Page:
My first thought at hearing these requests for something different was to wonder how people who seemingly had nothing, would not simply accept without question what was being given to them. However, I quickly moved beyond my obviously condescending thought when it began to dawn on me that these women had very few choices in how they were currently living their lives. Without employment, its resultant income, and certainly housing, very few of the real choices each of us have on a daily basis as outcomes of these three things, were available to them. Having the ability and opportunity to get something you really liked as simple as a slice of cheese, was an important and in some small, yet significant way, empowering to them. If you cannot choose much in your life’s current reduced state, why not hang on to some small sliver of humanity and assert your right to choose when it does present itself?
As the final dishes were cleared and the dishwasher loaded, the tables quickly emptied and the women were shuttled on their way to their day – some to a local warming center, some to the train station, and some even went off to jobs. I realized when it was over that while an hour or so with homeless people had hardly made me an expert on the subject or condition, the time I had spent with them was one of the most profound learning experience I had had in years.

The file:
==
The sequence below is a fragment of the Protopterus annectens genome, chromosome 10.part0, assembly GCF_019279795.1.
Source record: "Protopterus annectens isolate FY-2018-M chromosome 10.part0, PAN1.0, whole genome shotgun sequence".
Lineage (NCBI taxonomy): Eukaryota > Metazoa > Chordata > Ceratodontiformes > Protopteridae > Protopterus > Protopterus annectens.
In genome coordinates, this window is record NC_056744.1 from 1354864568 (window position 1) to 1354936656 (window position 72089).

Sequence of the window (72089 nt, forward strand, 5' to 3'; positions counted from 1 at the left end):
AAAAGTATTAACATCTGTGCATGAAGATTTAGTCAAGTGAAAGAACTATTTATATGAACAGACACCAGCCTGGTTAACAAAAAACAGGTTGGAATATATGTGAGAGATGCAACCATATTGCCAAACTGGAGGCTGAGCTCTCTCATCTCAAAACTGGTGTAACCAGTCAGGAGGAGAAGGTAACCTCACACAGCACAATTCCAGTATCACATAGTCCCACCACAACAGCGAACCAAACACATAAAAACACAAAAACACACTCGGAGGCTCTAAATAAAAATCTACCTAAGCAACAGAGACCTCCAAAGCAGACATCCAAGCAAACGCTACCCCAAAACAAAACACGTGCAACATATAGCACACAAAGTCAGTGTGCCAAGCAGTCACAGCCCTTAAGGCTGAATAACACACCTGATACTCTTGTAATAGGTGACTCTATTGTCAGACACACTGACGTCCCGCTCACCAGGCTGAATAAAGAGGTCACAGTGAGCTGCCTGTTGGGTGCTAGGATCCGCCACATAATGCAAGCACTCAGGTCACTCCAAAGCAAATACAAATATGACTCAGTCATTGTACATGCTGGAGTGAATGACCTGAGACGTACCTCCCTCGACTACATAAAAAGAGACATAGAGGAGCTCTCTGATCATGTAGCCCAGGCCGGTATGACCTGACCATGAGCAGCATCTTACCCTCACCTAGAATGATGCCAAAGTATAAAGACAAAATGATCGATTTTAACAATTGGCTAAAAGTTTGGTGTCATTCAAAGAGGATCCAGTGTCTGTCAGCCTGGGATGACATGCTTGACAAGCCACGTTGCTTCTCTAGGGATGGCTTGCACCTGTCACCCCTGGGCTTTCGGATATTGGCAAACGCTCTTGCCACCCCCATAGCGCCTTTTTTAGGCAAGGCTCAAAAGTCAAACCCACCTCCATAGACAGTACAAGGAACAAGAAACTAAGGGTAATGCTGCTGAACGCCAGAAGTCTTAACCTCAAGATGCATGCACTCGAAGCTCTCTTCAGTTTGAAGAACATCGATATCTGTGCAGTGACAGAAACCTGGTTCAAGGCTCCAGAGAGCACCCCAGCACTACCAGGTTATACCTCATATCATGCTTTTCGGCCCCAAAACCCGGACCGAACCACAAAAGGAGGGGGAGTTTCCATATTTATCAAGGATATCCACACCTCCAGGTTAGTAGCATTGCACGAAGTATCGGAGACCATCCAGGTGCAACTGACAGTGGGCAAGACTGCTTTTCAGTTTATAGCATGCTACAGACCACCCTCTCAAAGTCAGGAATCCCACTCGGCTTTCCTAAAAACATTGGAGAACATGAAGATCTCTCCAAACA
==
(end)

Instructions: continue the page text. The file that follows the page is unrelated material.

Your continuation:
For in helping to serve a simple breakfast to homeless women, I learned that to be homeless did not mean you were heartless; that though you were officially classified as being without a home, wherever you are you create your own home and even your own family; and that what mattered most of all was a refusal to be anything less than one of God’s children – full of grace, full of friendship, and full of dignity. For one brief moment at the Village House, fourteen women let us into that family – showing each of us what it truly means to be human – a lesson that I know I will not soon forget.